Participants of the present study come from a representative sample of school-aged children aged 13–16 years residing in Spain, who were selected for the 2014 edition of the HBSC study using a random multi-stage sampling stratified by conglomerates, representative by age, area of residence (rural or urban), type of school (public or private) and region (Spain has 19 regions) (Moreno et al., 2016). Participants were recruited from a database of schools published by the Spanish Ministry of Education. Those centers that refused to participate in the study were substituted for other centers, also selected randomly within the same stratum. The final student participation rate was 87%.
For the purpose of this article, terciles were used to identify adolescents scoring high (upper tercile) and low (lower tercile) in the scales for Global Health Score (GHS) and the Quality of the Parent-Child Relationship (QPCR) (described later in the section on instruments).
Despite the limitations of categorizing quantitative variables (Preacher et al., 2005), dividing them into three groups in order to identify their extremes is supported by three reasons: firstly, by the essence of the construct itself, since “resilience is never directly measured, but instead is indirectly inferred based on evidence of the two subsumed constructs” (“adversity” and “positive adaptation”; Luthar et al., 2015, p. 248); secondly, it is consistent with literature that identifies both resilient and vulnerable subjects as extreme groups in unfavorable and favorable circumstances, respectively, but whose results in adjustment indicators are not consistent with their circumstances (Luthar et al., 2000; Masten, 2014); and lastly, from a purely methodological perspective, because, as DeCoster et al. (2009) argues, categorization is advised when focusing on the extreme groups since it allows for identification of groups of subjects based on conceptual definitions.
Based on the four combinations resulting from this division 1753 adolescents were selected from the total of 3845 studied (see Table 2). In the selected sample, 45.8% are boys and 54.2% are girls, with a mean age of 14.62 years (SD = 1.11). Additionally, 62.7% attended public schools and 37.3% private, with 54.1% living in urban areas and 54.9% in rural areas.
Table 2. Sample subgroups according to their tercile position in the global health and the quality of parent–child relationship scores (the four groups examined in the present study are highlighted in bold).
Therefore, following the classification criteria for adaptation status developed by classic research (Tiêt and Huizinga, 2002), the sample was classified in four groups, defined as follows: resilient adolescents (tercil 1 in QPCR and tercil 3 in GHS), maladaptative adolescents (tercil 1 in CRPF and tercil 1 in GHS), vulnerable adolescents (tercil 3 in CRPF and tercil 1 in GHS) and competent adolescents (tercil 3 in QPCR and tercil 3 in GS).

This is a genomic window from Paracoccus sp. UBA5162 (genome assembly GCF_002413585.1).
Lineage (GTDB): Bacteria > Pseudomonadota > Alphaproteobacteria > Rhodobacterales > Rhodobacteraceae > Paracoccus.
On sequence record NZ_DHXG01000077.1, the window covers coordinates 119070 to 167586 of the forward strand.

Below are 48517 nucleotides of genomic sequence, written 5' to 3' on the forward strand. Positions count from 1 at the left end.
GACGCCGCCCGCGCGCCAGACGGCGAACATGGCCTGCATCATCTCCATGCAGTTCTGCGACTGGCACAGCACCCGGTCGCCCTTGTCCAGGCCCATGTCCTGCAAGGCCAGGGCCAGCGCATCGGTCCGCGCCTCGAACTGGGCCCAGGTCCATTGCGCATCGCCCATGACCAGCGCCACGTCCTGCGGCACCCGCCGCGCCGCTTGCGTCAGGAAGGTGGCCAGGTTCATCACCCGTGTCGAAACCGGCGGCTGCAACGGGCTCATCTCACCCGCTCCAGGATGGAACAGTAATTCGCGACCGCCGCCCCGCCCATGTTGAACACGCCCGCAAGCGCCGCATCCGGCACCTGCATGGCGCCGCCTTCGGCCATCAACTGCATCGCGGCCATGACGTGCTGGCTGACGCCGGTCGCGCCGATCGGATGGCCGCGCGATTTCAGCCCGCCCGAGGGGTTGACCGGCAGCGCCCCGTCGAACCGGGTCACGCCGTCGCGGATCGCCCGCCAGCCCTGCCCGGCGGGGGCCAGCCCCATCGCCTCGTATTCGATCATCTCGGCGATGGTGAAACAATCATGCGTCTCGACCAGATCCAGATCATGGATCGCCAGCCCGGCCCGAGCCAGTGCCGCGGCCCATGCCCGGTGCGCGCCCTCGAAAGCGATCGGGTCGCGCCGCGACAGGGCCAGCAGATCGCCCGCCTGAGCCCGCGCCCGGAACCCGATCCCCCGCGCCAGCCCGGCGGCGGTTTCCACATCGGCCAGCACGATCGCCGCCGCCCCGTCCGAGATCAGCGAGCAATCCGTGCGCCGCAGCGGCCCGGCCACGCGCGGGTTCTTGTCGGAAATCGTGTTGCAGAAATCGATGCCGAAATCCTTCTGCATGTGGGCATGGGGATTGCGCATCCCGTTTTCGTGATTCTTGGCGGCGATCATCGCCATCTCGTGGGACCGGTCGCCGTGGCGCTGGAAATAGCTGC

The variables were assessed using the 2014 Spanish HBSC Questionnaire, which included questions about lifestyles, positive health and characteristics of the principal developmental contexts (family, peers, and school) in adolescence. The instrument is comprised of an extensive series of mandatory questions, optional packages and questions that cover specific national interests (Roberts et al., 2009). The complete questionnaire is revised and improved for each edition of the study (for the last edition, see Inchley et al., 2016). For the present paper, key measures of quality of parent-child relationship and health, as well as sociodemographic, school and peer contexts, lifestyle, and psychological and socioeconomic variables were selected from the Spanish version of the 2014 HBSC survey.
Firstly, the following two measures were used to derive the classification in groups (maladaptative, resilient, vulnerable, and competent) that acts as the dependent variable.
1. Global Health Score (GHS). This measure is based on 20 items related to the variables: life satisfaction, self-rated health, health-related quality of life and psychosomatic complaints. The details of these instruments can be consulted in Table 3. The GHS is a score with a mean of 50 and standard deviation of 10 that has shown good fit indices (NNFI = 0.98, CFI = 0.99, RMSEA = 0.03), as well as good reliability and validity (Ramos et al., 2010). This measure assesses the adolescent's physical, psychological and social wellbeing, following the most widely used and currently accepted definition of health, i.e., the definition proposed by the World Health Organization (WHO, 1948). As previously described, terciles were used in the present study to classify the adolescents in three groups according to this measure of global health.
2. Factorial score on the Quality of Parent-Child Relationship (QPCR), with a mean of 5 and a standard deviation of 2. This score is an adaptation of the measure developed by García-Moya et al. (2013a), that consists of the following three indicators: perceived affection, ease of communication with parents and satisfaction with family relations. The details of these instruments can be consulted in Table 3. The factorial score on the QPCR showed good fit indices (NNFI = 0.99, CFI = 0.99, RMSEA = 0.02) has been considered a useful tool in global assessments of the relationships between parents and children according to the adolescents' perception (García-Moya et al., 2013a). As previously mentioned, terciles were used in the present study to classify adolescents in three groups according to the quality of their parent-child relationship.